• What is the target audience? The 340,000 golf club members who already pay yearly (mandatory) fees to the RCGA? Don’t you already have them? Nice of you to give them some discounts on hotels, insurance and so on though… What about the hardcore public player who, according to the NAGA study, play an average 28 rounds per year? Their numbers add up to 2.5 million players in Canada. What about the casual player? 6 million strong. Not interested?

    Renaming yourself Golf Canada is just plain wrong. There seems to be very little (if any) interest in growing the game of golf in the public sector for the RCGA, so I suggest they rename themselves for what they truly are. Call yourselves ‘Golf Club Members of Canada’ to avoid any further confusion.

  • On the contrary, Steve…finding the right benefits/services (tangible and emotional) for public players and getting them motivated to join Golf Canada is a huge priority.

  • Matt-I’m certain the RCGA wants public funds to supplement their income for pet projects. Who wouldn’t? The equivalent of a ‘no dinner-dinner comes to mind for the incentives so far. If public golf is a huge priority, why would you (I am assuming you work for the RCGA) use publically donated money to fund aspiring golf professionals trying to make it on a tour? Did Mike Weir winning The Masters cause a ‘golf explosion’ in the country? Did Tiger Woods bring significantly more minorities into golf in the U.S. and on tour? No on both counts.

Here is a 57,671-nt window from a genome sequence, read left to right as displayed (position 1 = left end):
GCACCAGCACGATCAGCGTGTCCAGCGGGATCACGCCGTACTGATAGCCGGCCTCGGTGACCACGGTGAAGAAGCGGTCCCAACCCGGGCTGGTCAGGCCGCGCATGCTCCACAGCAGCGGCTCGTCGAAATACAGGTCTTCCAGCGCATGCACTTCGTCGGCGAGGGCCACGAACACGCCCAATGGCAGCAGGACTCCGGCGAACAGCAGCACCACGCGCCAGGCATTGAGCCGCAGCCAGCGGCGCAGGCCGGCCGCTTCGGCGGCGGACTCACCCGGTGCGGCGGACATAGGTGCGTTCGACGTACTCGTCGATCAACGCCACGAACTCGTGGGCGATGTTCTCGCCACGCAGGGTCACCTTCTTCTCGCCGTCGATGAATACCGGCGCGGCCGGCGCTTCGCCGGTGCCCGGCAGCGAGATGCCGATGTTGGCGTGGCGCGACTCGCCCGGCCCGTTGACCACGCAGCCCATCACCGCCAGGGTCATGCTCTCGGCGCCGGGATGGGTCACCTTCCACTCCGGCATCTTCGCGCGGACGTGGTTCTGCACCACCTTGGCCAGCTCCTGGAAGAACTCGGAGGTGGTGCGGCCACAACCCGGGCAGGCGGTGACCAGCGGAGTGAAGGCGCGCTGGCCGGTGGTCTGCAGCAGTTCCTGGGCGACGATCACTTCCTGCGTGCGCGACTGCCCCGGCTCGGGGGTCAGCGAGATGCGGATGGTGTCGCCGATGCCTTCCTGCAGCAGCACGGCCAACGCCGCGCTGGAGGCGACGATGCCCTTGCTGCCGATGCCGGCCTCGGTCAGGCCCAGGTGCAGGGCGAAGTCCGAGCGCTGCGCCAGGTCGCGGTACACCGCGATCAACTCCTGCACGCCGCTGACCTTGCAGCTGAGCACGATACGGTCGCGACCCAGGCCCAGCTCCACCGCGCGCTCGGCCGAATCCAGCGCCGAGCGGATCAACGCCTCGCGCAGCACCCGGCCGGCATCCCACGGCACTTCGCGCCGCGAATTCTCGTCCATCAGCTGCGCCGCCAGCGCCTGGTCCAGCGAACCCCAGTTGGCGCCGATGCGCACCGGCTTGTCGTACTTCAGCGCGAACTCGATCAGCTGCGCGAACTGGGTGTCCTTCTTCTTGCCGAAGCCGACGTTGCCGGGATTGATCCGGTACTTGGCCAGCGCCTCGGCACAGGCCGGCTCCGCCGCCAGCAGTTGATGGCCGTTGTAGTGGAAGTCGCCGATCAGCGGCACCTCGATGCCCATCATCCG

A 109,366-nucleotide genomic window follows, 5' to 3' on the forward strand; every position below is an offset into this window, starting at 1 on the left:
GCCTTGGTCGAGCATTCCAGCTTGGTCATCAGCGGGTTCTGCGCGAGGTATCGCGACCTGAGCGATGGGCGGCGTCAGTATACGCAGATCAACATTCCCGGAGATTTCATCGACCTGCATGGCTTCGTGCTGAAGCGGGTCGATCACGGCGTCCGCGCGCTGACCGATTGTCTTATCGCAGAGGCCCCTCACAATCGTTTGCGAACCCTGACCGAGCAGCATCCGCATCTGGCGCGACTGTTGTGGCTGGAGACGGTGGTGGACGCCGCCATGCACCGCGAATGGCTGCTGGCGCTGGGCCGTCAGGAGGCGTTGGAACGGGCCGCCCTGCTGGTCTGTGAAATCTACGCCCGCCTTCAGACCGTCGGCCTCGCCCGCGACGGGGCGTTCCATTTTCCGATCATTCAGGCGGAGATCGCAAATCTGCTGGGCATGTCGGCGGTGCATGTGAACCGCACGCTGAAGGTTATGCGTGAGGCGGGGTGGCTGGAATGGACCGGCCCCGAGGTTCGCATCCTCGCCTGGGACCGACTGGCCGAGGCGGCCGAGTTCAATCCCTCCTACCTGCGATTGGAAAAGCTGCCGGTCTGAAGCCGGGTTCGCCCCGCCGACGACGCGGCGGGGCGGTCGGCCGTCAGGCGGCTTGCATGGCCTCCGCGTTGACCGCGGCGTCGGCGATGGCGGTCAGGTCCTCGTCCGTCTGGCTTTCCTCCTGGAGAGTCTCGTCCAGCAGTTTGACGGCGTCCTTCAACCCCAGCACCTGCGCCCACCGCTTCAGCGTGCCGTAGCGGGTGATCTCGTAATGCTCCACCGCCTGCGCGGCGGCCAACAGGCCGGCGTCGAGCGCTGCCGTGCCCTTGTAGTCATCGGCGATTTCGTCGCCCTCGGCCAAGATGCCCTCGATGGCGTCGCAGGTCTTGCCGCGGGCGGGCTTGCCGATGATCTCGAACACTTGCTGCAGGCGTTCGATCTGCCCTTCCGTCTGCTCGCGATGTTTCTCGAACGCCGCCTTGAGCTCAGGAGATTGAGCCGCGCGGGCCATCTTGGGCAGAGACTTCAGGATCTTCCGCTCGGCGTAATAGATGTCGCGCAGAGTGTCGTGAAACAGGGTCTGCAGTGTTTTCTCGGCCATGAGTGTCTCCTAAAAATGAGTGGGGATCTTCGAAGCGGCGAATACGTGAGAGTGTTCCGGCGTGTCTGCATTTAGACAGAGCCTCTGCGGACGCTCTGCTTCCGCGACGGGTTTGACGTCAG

If you are serious about reaching out to the public player and not just the cash grab (and I sincerely hope that you are) I suggest you read ‘The Open’ by John Feinstein and take a look at what David Fay and the USGA did.

  • In looking over the RCGA’s (Golf Canada) annual reports for 2008 and 2009 I’m not sure membership is the real problem. So as to understand the problem better does anyone know what portion of each members fees go to Golf Canada (RCGA)?

  • GregM- I think of the fees a member pays to his / her club something like $8-$10 goes to Golf Canada / RCGA. So the dollar amount is quite small and I don’t think that’s the issue.

    Steve – you’ve hit the nail on the head with the mere fact that you don’t know that those millions of public golfers are exactly who the RCGA was trying to target with the Golf Canada re-branding. Obviously that message missed the mark.

    IMO, the effort to capture those golfers is simply a wasted effort as there are no real tangible benefits a national governing body can provide Joe Average golfer and the “good of the game” message simply doesn’t resonate enough with most people. I enjoy a morning swim but have no desire to shell out 20 or 30 bucks to Swim Canada to support the sport. How many weekend shinny players pony up a few dollars to Hockey Canada to grow the game?